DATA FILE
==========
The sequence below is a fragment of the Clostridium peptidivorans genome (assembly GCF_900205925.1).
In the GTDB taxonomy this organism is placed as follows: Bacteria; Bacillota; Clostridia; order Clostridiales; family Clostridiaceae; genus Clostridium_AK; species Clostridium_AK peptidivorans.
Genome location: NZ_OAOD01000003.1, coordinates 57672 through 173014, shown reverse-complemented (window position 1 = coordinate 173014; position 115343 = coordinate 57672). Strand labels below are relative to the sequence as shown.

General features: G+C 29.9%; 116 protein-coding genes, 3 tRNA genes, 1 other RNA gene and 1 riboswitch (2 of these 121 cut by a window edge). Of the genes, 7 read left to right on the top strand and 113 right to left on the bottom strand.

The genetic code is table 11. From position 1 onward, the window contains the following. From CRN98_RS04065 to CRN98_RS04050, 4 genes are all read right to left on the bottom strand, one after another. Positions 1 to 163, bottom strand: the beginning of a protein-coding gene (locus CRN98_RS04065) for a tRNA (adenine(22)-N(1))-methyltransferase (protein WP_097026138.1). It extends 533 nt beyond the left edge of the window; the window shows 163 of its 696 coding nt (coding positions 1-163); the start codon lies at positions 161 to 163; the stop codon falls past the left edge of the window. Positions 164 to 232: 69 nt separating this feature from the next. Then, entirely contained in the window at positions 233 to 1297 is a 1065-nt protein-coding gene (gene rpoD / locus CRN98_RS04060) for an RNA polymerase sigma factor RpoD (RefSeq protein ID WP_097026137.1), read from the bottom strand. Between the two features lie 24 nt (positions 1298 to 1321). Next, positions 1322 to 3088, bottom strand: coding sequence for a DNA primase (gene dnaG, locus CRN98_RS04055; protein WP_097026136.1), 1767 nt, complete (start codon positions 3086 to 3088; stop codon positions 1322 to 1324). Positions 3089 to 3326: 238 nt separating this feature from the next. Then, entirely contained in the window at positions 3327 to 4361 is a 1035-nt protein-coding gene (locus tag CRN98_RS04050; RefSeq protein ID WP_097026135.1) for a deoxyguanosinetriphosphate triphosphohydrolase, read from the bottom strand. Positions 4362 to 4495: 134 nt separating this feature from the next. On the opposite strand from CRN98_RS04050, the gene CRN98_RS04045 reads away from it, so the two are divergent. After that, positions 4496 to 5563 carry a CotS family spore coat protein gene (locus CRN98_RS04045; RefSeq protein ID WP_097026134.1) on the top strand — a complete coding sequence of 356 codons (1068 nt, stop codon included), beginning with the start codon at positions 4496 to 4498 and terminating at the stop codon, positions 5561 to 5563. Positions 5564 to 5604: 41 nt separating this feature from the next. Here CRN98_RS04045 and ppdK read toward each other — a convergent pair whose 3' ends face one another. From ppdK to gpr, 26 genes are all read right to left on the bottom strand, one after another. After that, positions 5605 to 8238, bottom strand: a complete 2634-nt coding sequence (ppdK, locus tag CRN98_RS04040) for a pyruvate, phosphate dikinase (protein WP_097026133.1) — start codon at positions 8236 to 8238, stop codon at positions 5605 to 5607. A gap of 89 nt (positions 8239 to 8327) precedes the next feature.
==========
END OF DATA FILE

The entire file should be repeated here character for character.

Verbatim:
The sequence below is a fragment of the Clostridium peptidivorans genome (assembly GCF_900205925.1).
In the GTDB taxonomy this organism is placed as follows: Bacteria; Bacillota; Clostridia; order Clostridiales; family Clostridiaceae; genus Clostridium_AK; species Clostridium_AK peptidivorans.
Genome location: NZ_OAOD01000003.1, coordinates 57672 through 173014, shown reverse-complemented (window position 1 = coordinate 173014; position 115343 = coordinate 57672). Strand labels below are relative to the sequence as shown.

General features: G+C 29.9%; 116 protein-coding genes, 3 tRNA genes, 1 other RNA gene and 1 riboswitch (2 of these 121 cut by a window edge). Of the genes, 7 read left to right on the top strand and 113 right to left on the bottom strand.

The genetic code is table 11. From position 1 onward, the window contains the following. From CRN98_RS04065 to CRN98_RS04050, 4 genes are all read right to left on the bottom strand, one after another. Positions 1 to 163, bottom strand: the beginning of a protein-coding gene (locus CRN98_RS04065) for a tRNA (adenine(22)-N(1))-methyltransferase (protein WP_097026138.1). It extends 533 nt beyond the left edge of the window; the window shows 163 of its 696 coding nt (coding positions 1-163); the start codon lies at positions 161 to 163; the stop codon falls past the left edge of the window. Positions 164 to 232: 69 nt separating this feature from the next. Then, entirely contained in the window at positions 233 to 1297 is a 1065-nt protein-coding gene (gene rpoD / locus CRN98_RS04060) for an RNA polymerase sigma factor RpoD (RefSeq protein ID WP_097026137.1), read from the bottom strand. Between the two features lie 24 nt (positions 1298 to 1321). Next, positions 1322 to 3088, bottom strand: coding sequence for a DNA primase (gene dnaG, locus CRN98_RS04055; protein WP_097026136.1), 1767 nt, complete (start codon positions 3086 to 3088; stop codon positions 1322 to 1324). Positions 3089 to 3326: 238 nt separating this feature from the next. Then, entirely contained in the window at positions 3327 to 4361 is a 1035-nt protein-coding gene (locus tag CRN98_RS04050; RefSeq protein ID WP_097026135.1) for a deoxyguanosinetriphosphate triphosphohydrolase, read from the bottom strand. Positions 4362 to 4495: 134 nt separating this feature from the next. On the opposite strand from CRN98_RS04050, the gene CRN98_RS04045 reads away from it, so the two are divergent. After that, positions 4496 to 5563 carry a CotS family spore coat protein gene (locus CRN98_RS04045; RefSeq protein ID WP_097026134.1) on the top strand — a complete coding sequence of 356 codons (1068 nt, stop codon included), beginning with the start codon at positions 4496 to 4498 and terminating at the stop codon, positions 5561 to 5563. Positions 5564 to 5604: 41 nt separating this feature from the next. Here CRN98_RS04045 and ppdK read toward each other — a convergent pair whose 3' ends face one another. From ppdK to gpr, 26 genes are all read right to left on the bottom strand, one after another. After that, positions 5605 to 8238, bottom strand: a complete 2634-nt coding sequence (ppdK, locus tag CRN98_RS04040) for a pyruvate, phosphate dikinase (protein WP_097026133.1) — start codon at positions 8236 to 8238, stop codon at positions 5605 to 5607. A gap of 89 nt (positions 8239 to 8327) precedes the next feature.